Sandy Hook Families Beat Gunmaker Immunity in $73 Million Settlement with Remington

Firearms maker Remington went all the way to the Supreme Court pleading for federal immunity. Now its insurers must pay

The families of five children and four adults killed in the Sandy Hook massacre settled with gunmaker Remington for $73 million on Tuesday. Remington Arms is the now-bankrupt North Carolina company that produced the Bushmaster AR-15-style rifle used in the December 2012 murder of 20 children and six faculty members at Sandy Hook Elementary School in Newton, Connecticut.

The the nine families and one survivor brought a wrongful death suit against Remington in 2014, claiming the company should never have sold such a dangerous weapon to the public. Although the shooter fired 154 rounds in less than five minutes, Remington has denied the allegations in the suit. Remington was also thought to be protected from such legal action by the 2005 Protection of Lawful Commerce in Arms Act, which offers gunmakers broad immunity from civil action.

However, the case in Connecticut focused on how Remington marketed the weapon, rather than the weapon itself, the Associated Press reports.

Lawyers for the families argued that Remington went out of its way to reach at-risk young men like the Sandy Hook shooter, who killed his mother before the slaughter, and killed himself after. The attorneys contended that Remington used product placement in violent video games, as well as showcasing a Remington ad for the weapon—a Bushmaster XM15-E2S—in which the rifle is set against a plain backdrop, along with the phrase, “Consider Your Man Card Reissued.”

In addition to the payment, Remington agreed to let the families release documents obtained during the suit, including ones that detail how the arms manufacture marketed its weapon.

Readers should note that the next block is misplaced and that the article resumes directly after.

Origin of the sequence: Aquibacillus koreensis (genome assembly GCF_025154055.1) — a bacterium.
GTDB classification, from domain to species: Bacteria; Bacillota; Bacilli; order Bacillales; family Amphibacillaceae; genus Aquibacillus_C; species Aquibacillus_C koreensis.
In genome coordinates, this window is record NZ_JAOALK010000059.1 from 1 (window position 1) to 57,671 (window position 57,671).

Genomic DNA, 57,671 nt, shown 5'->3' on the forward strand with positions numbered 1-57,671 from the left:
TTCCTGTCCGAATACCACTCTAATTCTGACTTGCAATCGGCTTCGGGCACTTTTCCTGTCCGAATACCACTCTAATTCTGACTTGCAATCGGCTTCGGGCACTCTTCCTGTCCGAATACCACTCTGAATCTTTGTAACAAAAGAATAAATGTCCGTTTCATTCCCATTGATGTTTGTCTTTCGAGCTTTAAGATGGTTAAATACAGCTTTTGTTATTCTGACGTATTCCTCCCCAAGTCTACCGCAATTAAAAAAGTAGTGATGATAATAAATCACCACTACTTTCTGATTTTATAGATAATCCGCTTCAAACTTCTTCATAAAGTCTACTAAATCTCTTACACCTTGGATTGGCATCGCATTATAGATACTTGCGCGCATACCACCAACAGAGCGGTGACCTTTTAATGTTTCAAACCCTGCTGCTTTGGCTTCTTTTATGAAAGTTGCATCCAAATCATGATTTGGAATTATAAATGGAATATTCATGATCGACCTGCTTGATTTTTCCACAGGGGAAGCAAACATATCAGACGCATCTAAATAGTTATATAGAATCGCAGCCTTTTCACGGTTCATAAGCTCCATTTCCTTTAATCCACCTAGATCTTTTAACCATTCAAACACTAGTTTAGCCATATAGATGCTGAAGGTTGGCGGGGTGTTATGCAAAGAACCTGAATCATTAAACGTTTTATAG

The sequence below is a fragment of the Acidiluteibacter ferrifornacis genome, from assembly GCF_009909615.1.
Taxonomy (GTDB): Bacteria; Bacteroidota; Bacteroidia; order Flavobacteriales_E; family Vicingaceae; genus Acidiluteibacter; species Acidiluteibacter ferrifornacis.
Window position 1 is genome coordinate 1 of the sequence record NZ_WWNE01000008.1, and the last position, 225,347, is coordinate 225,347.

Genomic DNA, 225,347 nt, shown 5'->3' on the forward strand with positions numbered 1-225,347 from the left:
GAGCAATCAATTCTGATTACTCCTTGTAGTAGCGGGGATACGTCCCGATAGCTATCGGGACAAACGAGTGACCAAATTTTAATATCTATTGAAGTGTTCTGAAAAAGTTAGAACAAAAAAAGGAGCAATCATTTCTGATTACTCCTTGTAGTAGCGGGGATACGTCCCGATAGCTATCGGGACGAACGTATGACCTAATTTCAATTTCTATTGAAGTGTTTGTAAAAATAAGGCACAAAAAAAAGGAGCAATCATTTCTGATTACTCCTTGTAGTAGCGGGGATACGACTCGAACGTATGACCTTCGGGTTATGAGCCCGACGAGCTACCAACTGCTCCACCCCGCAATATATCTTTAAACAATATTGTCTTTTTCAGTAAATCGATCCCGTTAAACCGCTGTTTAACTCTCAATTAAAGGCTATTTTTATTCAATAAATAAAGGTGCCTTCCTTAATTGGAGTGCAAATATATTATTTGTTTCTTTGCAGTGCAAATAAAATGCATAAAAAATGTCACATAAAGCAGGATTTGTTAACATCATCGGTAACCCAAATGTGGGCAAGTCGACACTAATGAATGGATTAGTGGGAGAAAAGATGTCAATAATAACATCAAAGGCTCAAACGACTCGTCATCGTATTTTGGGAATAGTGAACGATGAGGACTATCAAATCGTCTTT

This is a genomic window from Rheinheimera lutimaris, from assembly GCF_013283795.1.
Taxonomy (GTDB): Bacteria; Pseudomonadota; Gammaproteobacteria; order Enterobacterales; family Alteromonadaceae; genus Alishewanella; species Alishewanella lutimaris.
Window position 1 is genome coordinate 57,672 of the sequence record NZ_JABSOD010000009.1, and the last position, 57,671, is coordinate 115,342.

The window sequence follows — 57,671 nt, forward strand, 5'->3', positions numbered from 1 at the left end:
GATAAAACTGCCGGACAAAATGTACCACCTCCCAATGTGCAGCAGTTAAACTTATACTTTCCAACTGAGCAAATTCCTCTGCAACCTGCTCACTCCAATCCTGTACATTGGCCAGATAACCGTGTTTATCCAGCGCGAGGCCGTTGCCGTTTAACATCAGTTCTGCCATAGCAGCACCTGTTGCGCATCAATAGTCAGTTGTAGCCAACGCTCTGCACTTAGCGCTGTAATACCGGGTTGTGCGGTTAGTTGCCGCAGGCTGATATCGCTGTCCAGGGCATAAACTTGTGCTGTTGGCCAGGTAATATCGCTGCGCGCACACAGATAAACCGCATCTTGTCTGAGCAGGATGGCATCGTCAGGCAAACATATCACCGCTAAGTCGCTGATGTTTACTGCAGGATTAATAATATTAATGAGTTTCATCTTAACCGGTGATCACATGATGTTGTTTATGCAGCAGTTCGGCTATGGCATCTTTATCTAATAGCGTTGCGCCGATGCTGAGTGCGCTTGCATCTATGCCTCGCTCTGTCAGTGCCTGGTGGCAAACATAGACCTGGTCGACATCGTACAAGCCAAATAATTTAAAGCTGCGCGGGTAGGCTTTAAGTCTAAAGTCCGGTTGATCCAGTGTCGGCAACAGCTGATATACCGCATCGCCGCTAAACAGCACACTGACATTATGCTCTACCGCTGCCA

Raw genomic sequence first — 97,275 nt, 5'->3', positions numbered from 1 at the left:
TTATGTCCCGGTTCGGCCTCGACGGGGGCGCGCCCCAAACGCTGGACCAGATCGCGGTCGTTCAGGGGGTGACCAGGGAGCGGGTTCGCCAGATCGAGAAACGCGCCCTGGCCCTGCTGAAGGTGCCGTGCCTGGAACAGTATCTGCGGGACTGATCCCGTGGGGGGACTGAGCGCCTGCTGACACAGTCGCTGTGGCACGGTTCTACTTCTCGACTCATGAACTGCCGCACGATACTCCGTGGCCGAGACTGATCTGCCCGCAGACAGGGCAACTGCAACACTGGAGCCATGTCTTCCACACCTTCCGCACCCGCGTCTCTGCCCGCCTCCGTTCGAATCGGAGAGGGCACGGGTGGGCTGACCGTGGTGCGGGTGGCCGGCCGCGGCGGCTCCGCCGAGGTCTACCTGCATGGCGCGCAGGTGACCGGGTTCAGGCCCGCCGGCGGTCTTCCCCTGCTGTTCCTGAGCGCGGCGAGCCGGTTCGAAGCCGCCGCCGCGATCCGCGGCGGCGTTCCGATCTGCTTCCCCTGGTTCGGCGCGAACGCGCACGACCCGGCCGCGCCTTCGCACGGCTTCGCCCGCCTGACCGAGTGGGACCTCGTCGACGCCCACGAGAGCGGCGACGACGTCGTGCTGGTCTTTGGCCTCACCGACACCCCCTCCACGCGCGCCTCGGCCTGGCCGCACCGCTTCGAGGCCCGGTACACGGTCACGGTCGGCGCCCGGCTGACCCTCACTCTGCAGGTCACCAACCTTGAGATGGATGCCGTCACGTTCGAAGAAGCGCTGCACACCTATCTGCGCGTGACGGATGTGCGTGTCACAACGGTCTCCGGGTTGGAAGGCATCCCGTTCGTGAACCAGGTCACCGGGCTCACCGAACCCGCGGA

Remington had maintained that there was no evidence to link its marketing strategy to the slayings. It also argued that the suit should have been dismissed due to the federal immunity law. The Connecticut Supreme Court disagreed, ruling that the company could be sued under state law for the way it marketed the Bushmaster. Remington appealed to the U.S. Supreme Court, which declined to hear the case in 2019.

At the time, the National Rifle Association called the lawsuit “company-killing,” and it was right. Hammered by lawsuits and gun sales restrictions in the aftermath of the massacre, Remington filed for bankruptcy twice in less than two years. Four insurers for the company have agreed to pay the families.
Francine Wheeler, whose six-year-old son was murdered at Sandy Hook, said on Tuesday, “Today is not about honoring our son Benjamin. Today is about how and why Ben died. It is about what is right and what is wrong. Our legal system has given us some justice today, but David and I will never have true justice. True justice would be our fifteen-year-old healthy and here with us.”

A lawyer for the families, Josh Koskoff, added, “This victory should serve as a wakeup call not only to the gun industry, but also the insurance and banking companies that prop it up. For the gun industry, it’s time to stop recklessly marketing all guns to all people for all uses and instead ask how marketing can lower risk rather than court it.”

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